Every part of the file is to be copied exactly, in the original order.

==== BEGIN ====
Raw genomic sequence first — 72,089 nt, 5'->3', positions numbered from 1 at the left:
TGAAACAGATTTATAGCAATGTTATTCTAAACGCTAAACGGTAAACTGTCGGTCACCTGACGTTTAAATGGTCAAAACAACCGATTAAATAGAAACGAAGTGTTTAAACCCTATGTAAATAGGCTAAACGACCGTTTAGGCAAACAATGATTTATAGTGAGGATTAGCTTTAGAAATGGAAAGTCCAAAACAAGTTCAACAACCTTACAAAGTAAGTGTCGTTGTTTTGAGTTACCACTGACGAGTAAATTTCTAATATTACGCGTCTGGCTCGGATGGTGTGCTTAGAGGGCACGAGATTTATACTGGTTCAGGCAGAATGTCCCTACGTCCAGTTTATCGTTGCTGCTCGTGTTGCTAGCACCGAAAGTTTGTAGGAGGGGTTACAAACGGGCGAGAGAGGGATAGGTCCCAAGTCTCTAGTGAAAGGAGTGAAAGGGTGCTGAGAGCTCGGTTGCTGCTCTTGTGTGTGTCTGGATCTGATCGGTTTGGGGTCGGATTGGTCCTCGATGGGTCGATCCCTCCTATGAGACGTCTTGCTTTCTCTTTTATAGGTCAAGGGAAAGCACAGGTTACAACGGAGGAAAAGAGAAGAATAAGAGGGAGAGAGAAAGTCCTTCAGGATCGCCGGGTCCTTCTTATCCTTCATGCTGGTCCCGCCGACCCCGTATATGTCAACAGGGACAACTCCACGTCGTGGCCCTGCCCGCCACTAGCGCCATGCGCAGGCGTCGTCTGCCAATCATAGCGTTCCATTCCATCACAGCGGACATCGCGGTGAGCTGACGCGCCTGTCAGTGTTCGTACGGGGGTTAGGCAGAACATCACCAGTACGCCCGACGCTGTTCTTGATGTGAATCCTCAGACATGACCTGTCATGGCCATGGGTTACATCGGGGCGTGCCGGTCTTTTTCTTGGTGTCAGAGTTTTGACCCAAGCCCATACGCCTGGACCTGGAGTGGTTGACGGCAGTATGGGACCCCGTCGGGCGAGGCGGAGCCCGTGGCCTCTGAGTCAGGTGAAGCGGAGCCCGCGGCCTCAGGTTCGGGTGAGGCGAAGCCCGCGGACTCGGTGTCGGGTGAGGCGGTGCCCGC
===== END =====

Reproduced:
Raw genomic sequence first — 72,089 nt, 5'->3', positions numbered from 1 at the left:
TGAAACAGATTTATAGCAATGTTATTCTAAACGCTAAACGGTAAACTGTCGGTCACCTGACGTTTAAATGGTCAAAACAACCGATTAAATAGAAACGAAGTGTTTAAACCCTATGTAAATAGGCTAAACGACCGTTTAGGCAAACAATGATTTATAGTGAGGATTAGCTTTAGAAATGGAAAGTCCAAAACAAGTTCAACAACCTTACAAAGTAAGTGTCGTTGTTTTGAGTTACCACTGACGAGTAAATTTCTAATATTACGCGTCTGGCTCGGATGGTGTGCTTAGAGGGCACGAGATTTATACTGGTTCAGGCAGAATGTCCCTACGTCCAGTTTATCGTTGCTGCTCGTGTTGCTAGCACCGAAAGTTTGTAGGAGGGGTTACAAACGGGCGAGAGAGGGATAGGTCCCAAGTCTCTAGTGAAAGGAGTGAAAGGGTGCTGAGAGCTCGGTTGCTGCTCTTGTGTGTGTCTGGATCTGATCGGTTTGGGGTCGGATTGGTCCTCGATGGGTCGATCCCTCCTATGAGACGTCTTGCTTTCTCTTTTATAGGTCAAGGGAAAGCACAGGTTACAACGGAGGAAAAGAGAAGAATAAGAGGGAGAGAGAAAGTCCTTCAGGATCGCCGGGTCCTTCTTATCCTTCATGCTGGTCCCGCCGACCCCGTATATGTCAACAGGGACAACTCCACGTCGTGGCCCTGCCCGCCACTAGCGCCATGCGCAGGCGTCGTCTGCCAATCATAGCGTTCCATTCCATCACAGCGGACATCGCGGTGAGCTGACGCGCCTGTCAGTGTTCGTACGGGGGTTAGGCAGAACATCACCAGTACGCCCGACGCTGTTCTTGATGTGAATCCTCAGACATGACCTGTCATGGCCATGGGTTACATCGGGGCGTGCCGGTCTTTTTCTTGGTGTCAGAGTTTTGACCCAAGCCCATACGCCTGGACCTGGAGTGGTTGACGGCAGTATGGGACCCCGTCGGGCGAGGCGGAGCCCGTGGCCTCTGAGTCAGGTGAAGCGGAGCCCGCGGCCTCAGGTTCGGGTGAGGCGAAGCCCGCGGACTCGGTGTCGGGTGAGGCGGTGCCCGC